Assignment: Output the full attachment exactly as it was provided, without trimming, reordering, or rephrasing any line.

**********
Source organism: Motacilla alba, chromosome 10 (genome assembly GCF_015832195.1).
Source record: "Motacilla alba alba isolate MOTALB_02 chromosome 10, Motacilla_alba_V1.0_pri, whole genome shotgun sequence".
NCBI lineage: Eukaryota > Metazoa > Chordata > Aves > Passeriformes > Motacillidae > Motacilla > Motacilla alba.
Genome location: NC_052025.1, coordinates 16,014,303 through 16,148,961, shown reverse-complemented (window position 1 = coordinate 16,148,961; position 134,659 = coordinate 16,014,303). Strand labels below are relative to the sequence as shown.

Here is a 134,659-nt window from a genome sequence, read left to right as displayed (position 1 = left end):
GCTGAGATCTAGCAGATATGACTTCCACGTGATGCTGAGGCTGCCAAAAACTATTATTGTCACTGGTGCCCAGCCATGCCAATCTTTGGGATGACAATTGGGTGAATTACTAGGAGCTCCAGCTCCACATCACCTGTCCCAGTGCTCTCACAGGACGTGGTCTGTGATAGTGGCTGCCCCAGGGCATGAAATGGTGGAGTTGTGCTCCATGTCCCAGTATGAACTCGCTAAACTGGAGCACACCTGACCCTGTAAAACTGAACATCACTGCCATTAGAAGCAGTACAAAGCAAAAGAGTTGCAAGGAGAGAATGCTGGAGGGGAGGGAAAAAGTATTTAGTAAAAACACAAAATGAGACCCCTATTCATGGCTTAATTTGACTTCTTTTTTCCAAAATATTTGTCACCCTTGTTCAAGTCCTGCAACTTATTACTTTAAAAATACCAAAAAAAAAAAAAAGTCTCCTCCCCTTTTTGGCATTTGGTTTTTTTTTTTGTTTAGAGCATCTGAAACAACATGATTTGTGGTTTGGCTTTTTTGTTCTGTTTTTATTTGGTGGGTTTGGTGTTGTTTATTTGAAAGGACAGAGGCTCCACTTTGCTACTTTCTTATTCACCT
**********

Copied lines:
Source organism: Motacilla alba, chromosome 10 (genome assembly GCF_015832195.1).
Source record: "Motacilla alba alba isolate MOTALB_02 chromosome 10, Motacilla_alba_V1.0_pri, whole genome shotgun sequence".
NCBI lineage: Eukaryota > Metazoa > Chordata > Aves > Passeriformes > Motacillidae > Motacilla > Motacilla alba.
Genome location: NC_052025.1, coordinates 16,014,303 through 16,148,961, shown reverse-complemented (window position 1 = coordinate 16,148,961; position 134,659 = coordinate 16,014,303). Strand labels below are relative to the sequence as shown.

Here is a 134,659-nt window from a genome sequence, read left to right as displayed (position 1 = left end):
GCTGAGATCTAGCAGATATGACTTCCACGTGATGCTGAGGCTGCCAAAAACTATTATTGTCACTGGTGCCCAGCCATGCCAATCTTTGGGATGACAATTGGGTGAATTACTAGGAGCTCCAGCTCCACATCACCTGTCCCAGTGCTCTCACAGGACGTGGTCTGTGATAGTGGCTGCCCCAGGGCATGAAATGGTGGAGTTGTGCTCCATGTCCCAGTATGAACTCGCTAAACTGGAGCACACCTGACCCTGTAAAACTGAACATCACTGCCATTAGAAGCAGTACAAAGCAAAAGAGTTGCAAGGAGAGAATGCTGGAGGGGAGGGAAAAAGTATTTAGTAAAAACACAAAATGAGACCCCTATTCATGGCTTAATTTGACTTCTTTTTTCCAAAATATTTGTCACCCTTGTTCAAGTCCTGCAACTTATTACTTTAAAAATACCAAAAAAAAAAAAAAGTCTCCTCCCCTTTTTGGCATTTGGTTTTTTTTTTTGTTTAGAGCATCTGAAACAACATGATTTGTGGTTTGGCTTTTTTGTTCTGTTTTTATTTGGTGGGTTTGGTGTTGTTTATTTGAAAGGACAGAGGCTCCACTTTGCTACTTTCTTATTCACCT